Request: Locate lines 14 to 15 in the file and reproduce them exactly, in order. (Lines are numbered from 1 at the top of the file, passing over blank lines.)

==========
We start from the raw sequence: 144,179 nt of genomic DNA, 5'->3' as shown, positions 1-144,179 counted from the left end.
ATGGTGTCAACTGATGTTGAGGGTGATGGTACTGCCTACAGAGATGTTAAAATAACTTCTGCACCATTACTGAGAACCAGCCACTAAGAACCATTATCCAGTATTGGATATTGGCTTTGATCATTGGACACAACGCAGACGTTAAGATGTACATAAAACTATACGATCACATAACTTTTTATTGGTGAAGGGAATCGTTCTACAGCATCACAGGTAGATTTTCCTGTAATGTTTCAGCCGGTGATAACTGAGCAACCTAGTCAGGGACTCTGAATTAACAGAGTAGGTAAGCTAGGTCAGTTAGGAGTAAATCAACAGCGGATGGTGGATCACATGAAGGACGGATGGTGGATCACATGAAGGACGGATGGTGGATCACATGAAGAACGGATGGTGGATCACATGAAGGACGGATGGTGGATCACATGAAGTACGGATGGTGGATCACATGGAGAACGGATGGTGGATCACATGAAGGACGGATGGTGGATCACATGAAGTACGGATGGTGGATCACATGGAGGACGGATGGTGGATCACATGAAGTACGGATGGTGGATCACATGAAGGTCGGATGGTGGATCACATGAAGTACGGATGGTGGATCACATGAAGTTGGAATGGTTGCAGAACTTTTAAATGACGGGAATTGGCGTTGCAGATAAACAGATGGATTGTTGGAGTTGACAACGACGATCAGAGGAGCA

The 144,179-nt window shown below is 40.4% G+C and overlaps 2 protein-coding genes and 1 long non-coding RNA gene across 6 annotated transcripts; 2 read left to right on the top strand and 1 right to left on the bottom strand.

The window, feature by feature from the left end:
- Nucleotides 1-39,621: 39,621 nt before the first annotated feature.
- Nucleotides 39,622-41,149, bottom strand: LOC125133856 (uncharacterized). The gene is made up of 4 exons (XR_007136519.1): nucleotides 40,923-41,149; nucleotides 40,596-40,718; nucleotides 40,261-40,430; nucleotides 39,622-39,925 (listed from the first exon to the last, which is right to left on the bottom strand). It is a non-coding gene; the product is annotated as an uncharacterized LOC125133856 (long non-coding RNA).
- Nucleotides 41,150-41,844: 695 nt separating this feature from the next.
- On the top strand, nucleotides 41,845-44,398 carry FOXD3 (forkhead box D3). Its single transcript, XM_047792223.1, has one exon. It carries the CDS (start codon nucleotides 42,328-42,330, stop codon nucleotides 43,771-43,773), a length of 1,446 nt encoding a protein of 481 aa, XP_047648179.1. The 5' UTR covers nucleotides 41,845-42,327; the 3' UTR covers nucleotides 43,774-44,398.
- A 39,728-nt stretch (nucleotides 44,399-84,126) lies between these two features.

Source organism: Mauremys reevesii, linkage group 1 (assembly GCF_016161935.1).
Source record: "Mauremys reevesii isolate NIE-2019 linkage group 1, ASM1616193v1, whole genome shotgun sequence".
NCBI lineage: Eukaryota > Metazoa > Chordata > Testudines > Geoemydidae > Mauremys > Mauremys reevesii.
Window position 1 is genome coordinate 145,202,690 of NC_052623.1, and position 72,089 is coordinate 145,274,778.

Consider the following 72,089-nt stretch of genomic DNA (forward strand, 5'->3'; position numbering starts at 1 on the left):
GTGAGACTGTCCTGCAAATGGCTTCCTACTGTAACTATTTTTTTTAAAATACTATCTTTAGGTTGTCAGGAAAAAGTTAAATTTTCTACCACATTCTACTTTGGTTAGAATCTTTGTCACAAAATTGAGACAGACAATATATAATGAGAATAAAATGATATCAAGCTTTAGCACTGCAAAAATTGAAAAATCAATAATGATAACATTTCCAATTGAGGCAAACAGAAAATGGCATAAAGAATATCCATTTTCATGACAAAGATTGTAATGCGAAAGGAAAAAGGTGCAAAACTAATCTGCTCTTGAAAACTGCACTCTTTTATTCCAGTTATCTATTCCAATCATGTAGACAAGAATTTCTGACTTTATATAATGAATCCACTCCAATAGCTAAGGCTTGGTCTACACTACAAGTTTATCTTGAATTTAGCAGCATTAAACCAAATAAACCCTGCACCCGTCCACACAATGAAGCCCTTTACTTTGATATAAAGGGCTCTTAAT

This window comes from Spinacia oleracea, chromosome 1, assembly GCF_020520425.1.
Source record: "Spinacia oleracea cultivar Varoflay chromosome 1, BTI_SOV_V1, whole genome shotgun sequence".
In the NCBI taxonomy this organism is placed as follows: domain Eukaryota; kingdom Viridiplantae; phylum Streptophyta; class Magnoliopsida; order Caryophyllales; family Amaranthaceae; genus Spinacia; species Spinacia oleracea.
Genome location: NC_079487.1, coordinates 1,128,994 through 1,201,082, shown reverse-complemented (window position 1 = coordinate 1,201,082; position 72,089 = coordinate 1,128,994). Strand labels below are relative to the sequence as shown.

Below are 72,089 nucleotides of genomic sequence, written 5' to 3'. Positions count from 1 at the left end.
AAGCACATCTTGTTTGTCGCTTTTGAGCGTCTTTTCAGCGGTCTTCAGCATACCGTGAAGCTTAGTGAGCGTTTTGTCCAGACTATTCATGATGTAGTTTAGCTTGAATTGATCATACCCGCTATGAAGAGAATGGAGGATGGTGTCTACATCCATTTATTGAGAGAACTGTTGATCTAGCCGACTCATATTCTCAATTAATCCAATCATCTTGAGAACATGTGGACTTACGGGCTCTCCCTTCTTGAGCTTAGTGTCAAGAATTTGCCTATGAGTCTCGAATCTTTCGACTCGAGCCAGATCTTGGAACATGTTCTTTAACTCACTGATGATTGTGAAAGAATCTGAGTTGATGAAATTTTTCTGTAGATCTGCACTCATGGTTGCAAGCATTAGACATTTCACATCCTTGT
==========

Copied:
Consider the following 72,089-nt stretch of genomic DNA (forward strand, 5'->3'; position numbering starts at 1 on the left):
GTGAGACTGTCCTGCAAATGGCTTCCTACTGTAACTATTTTTTTTAAAATACTATCTTTAGGTTGTCAGGAAAAAGTTAAATTTTCTACCACATTCTACTTTGGTTAGAATCTTTGTCACAAAATTGAGACAGACAATATATAATGAGAATAAAATGATATCAAGCTTTAGCACTGCAAAAATTGAAAAATCAATAATGATAACATTTCCAATTGAGGCAAACAGAAAATGGCATAAAGAATATCCATTTTCATGACAAAGATTGTAATGCGAAAGGAAAAAGGTGCAAAACTAATCTGCTCTTGAAAACTGCACTCTTTTATTCCAGTTATCTATTCCAATCATGTAGACAAGAATTTCTGACTTTATATAATGAATCCACTCCAATAGCTAAGGCTTGGTCTACACTACAAGTTTATCTTGAATTTAGCAGCATTAAACCAAATAAACCCTGCACCCGTCCACACAATGAAGCCCTTTACTTTGATATAAAGGGCTCTTAAT